Everybody Matters

Book Review: Everybody Matters by Bob Chapman and Raj Sisodia

Dave Kinnear1-On Leadership, Book Reviews

Everybody Matters

I am grateful that I had Chapman’s book “on the shelf” (in the electronic reader) to read. I had just finished Jeffrey Pfeffer’s book, Leadership BS, and was pretty down based on what I had read. What a delight and contrast, to pick up Chapman’s and Sisodia’s book. It has renewed my faith in human nature.

In this well-written book, Chapman and Sisodia trace the journey Barry-Wehmiller made from a company focused on KPI’s to a company focused on building a Business Family – not a family business, but a business family dedicated to the sustainability of the business using the philosophy of taking care of people.

Certainly, the company isn’t perfect; they still get it wrong sometimes. But the difference is they correct

course when they find out what can be better, admit their mistakes, and recommit themselves to the path of compassionate leadership.

Barry-Wehmiller figured out that to actively manage the culture, they would have to write down, teach, enforce, and live the values they wished the organization to embrace. They did that at every turn by creating the Barry-Wehmiller University and by being patient building back trust with employees.

Most impressive to me is that the company, besides growing through becoming more effective internally, has grown through acquisition. The acquisitions they made were of product compatible companies but ones who were “on the edge” of insolvency. Invariably, the culture of the acquired companies was the typical command and control and the unsafe environment with no trust at all between and among leaders and employees. With patience and the consistent application of the B-W way, the companies soon began to improve and thrive.

It is telling that Simon Sinek (author and educator) found B-W to be an excellent case study and had much praise for the company and this book. In the foreword, Sinek made the following statement:

“I’ve since taken others to see Barry-Wehmiller’s offices and factories, and the results are always the same. People are blown away by what Chapman has created. As for me? I can no longer be accused of being an idealist if what I imagine exists in reality.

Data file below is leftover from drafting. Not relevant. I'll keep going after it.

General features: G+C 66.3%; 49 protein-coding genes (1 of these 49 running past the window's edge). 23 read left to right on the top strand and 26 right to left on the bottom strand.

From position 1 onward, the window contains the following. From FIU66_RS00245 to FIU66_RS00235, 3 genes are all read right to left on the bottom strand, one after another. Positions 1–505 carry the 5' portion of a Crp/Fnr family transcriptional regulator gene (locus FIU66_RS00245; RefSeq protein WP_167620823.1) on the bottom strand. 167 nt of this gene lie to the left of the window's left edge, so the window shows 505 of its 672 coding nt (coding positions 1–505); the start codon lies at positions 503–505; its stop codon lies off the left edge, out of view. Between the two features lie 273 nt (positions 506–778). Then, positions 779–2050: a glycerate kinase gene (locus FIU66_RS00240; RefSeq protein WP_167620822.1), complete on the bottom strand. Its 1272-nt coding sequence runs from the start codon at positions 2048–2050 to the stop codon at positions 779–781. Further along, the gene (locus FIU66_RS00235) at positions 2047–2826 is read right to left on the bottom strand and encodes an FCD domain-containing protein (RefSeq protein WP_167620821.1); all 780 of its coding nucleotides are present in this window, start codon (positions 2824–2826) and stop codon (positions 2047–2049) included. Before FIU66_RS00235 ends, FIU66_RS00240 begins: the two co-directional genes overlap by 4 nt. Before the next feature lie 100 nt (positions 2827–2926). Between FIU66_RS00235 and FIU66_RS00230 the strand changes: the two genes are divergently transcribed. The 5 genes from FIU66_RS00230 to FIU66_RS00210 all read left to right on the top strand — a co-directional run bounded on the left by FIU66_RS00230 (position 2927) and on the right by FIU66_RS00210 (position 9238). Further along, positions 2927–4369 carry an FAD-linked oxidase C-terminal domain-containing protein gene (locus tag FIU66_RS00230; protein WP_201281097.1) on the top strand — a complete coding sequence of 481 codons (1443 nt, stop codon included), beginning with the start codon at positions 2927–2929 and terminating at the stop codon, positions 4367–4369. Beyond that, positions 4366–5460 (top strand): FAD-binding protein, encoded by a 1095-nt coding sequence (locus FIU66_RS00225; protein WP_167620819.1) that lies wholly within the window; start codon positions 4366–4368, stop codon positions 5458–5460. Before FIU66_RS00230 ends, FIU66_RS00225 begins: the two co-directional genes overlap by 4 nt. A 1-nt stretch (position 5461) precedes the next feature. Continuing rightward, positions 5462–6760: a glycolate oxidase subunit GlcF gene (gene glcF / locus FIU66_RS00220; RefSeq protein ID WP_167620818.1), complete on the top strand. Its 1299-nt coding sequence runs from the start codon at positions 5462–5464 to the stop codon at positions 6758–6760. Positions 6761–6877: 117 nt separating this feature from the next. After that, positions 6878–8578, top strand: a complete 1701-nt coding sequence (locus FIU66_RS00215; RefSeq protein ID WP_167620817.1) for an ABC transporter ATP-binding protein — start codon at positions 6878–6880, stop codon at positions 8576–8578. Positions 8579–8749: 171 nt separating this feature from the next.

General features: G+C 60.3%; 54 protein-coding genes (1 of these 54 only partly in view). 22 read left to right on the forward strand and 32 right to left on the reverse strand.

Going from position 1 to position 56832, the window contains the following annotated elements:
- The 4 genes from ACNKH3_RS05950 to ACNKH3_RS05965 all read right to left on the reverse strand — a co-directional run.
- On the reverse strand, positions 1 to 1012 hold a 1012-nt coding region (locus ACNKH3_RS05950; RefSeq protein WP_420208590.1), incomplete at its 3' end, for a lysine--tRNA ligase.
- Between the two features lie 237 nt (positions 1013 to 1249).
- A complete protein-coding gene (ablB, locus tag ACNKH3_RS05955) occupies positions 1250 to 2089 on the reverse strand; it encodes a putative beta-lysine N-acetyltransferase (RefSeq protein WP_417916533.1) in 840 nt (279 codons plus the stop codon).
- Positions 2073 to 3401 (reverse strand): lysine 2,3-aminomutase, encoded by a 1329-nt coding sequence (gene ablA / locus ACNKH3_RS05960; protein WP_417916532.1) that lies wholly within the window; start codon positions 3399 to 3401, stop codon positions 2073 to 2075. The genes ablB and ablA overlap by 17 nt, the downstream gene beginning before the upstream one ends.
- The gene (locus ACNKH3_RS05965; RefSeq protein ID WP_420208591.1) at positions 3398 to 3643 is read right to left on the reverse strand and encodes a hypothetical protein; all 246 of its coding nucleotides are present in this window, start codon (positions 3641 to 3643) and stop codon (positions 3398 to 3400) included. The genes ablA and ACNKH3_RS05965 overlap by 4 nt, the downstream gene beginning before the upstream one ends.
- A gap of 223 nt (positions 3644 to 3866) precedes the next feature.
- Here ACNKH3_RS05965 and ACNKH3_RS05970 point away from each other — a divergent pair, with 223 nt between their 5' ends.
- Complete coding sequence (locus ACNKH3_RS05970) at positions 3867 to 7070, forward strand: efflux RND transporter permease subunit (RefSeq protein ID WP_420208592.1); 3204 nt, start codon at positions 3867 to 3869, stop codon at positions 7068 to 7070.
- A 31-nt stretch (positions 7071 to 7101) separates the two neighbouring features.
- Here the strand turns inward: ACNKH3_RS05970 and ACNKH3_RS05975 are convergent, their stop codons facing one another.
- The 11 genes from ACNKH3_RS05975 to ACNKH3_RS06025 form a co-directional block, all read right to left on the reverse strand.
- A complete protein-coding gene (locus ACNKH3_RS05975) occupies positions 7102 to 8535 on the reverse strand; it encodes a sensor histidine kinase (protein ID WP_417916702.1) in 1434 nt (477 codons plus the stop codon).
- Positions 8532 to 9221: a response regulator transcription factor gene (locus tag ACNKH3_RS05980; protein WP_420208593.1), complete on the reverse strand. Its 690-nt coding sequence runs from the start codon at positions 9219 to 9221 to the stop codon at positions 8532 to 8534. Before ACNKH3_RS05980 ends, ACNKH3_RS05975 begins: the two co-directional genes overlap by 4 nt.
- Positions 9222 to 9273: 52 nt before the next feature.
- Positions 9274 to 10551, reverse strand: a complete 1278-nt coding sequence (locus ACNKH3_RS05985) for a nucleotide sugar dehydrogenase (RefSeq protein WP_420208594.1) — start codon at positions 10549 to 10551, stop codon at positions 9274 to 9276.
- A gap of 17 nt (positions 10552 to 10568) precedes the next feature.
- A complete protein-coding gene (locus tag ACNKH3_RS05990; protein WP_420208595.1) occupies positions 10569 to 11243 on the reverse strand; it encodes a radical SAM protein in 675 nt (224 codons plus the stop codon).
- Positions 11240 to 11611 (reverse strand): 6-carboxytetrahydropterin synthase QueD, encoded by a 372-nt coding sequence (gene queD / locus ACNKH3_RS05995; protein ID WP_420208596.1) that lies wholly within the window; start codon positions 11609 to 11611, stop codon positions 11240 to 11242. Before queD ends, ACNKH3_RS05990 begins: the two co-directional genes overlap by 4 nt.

It begs the question, if what I talk and write about can exist in reality, if every C-level executive acknowledges the importance and value of people, why is Bob Chapman and Barry-Wehmiller the exception rather than the rule? The reason, once again, is pressure. . .”

– Chapman, Bob; Sisodia, Raj (2015-10-06). Everybody Matters: The Extraordinary Power of Caring for Your People Like Family (Kindle Locations 81-84). Penguin Publishing Group. Kindle Edition.

The root cause of employee disengagement is our typical command and control business structure. The pressure to “hit the numbers,” even in private businesses but certainly in public entities, is enormous and there is no patience on the part of shareholders. Yet B-W has proven that we can have both excellent performance and a safe, trusting work environment.

Pfeffer does a great job telling it like it is and then misses the mark on realistic solutions. Chapman does an equally great job of telling it like it is (and was at B-W), and then not only provides a useful solution but proves that the solution is viable through the story of Barry-Wehmiller’s transformation.

I believe that if one reads and truly understands the content of three books — Start With Why, by Simon Sinek, Drive, by Daniel Pink and Turn the Ship Around! , by David Marquet —  then builds a business based on the content of those books, then one will wind up with a truly unstoppable and sustainable business that will look a lot like the Barry-Wehmiller of today.

[Lightly edited on 9/2020 for our new website.]